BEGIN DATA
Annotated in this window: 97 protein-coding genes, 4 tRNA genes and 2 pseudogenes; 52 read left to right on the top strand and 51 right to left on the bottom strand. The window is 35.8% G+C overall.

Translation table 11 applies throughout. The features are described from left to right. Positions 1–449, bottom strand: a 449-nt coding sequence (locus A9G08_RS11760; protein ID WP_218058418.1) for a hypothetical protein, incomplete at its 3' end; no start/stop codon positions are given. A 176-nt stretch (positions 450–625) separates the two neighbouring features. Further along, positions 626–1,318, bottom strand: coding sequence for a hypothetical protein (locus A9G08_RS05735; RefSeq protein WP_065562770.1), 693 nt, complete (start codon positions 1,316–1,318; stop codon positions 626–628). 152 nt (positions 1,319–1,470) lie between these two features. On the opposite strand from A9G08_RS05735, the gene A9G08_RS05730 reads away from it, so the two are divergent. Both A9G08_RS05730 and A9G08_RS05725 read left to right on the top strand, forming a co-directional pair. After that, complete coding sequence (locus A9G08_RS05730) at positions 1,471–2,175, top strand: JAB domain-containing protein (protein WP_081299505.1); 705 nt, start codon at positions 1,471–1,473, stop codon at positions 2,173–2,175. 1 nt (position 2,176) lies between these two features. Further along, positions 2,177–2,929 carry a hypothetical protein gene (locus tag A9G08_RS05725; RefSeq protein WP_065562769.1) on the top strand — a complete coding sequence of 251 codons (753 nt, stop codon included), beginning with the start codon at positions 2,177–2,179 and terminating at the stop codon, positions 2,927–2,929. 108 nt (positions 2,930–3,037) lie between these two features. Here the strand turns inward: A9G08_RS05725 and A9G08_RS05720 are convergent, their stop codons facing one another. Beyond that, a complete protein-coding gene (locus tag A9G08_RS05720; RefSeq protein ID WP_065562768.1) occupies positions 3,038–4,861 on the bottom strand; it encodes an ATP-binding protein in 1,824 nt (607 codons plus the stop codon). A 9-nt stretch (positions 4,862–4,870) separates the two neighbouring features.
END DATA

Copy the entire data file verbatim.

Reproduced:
Annotated in this window: 97 protein-coding genes, 4 tRNA genes and 2 pseudogenes; 52 read left to right on the top strand and 51 right to left on the bottom strand. The window is 35.8% G+C overall.

Translation table 11 applies throughout. The features are described from left to right. Positions 1–449, bottom strand: a 449-nt coding sequence (locus A9G08_RS11760; protein ID WP_218058418.1) for a hypothetical protein, incomplete at its 3' end; no start/stop codon positions are given. A 176-nt stretch (positions 450–625) separates the two neighbouring features. Further along, positions 626–1,318, bottom strand: coding sequence for a hypothetical protein (locus A9G08_RS05735; RefSeq protein WP_065562770.1), 693 nt, complete (start codon positions 1,316–1,318; stop codon positions 626–628). 152 nt (positions 1,319–1,470) lie between these two features. On the opposite strand from A9G08_RS05735, the gene A9G08_RS05730 reads away from it, so the two are divergent. Both A9G08_RS05730 and A9G08_RS05725 read left to right on the top strand, forming a co-directional pair. After that, complete coding sequence (locus A9G08_RS05730) at positions 1,471–2,175, top strand: JAB domain-containing protein (protein WP_081299505.1); 705 nt, start codon at positions 1,471–1,473, stop codon at positions 2,173–2,175. 1 nt (position 2,176) lies between these two features. Further along, positions 2,177–2,929 carry a hypothetical protein gene (locus tag A9G08_RS05725; RefSeq protein WP_065562769.1) on the top strand — a complete coding sequence of 251 codons (753 nt, stop codon included), beginning with the start codon at positions 2,177–2,179 and terminating at the stop codon, positions 2,927–2,929. 108 nt (positions 2,930–3,037) lie between these two features. Here the strand turns inward: A9G08_RS05725 and A9G08_RS05720 are convergent, their stop codons facing one another. Beyond that, a complete protein-coding gene (locus tag A9G08_RS05720; RefSeq protein ID WP_065562768.1) occupies positions 3,038–4,861 on the bottom strand; it encodes an ATP-binding protein in 1,824 nt (607 codons plus the stop codon). A 9-nt stretch (positions 4,862–4,870) separates the two neighbouring features.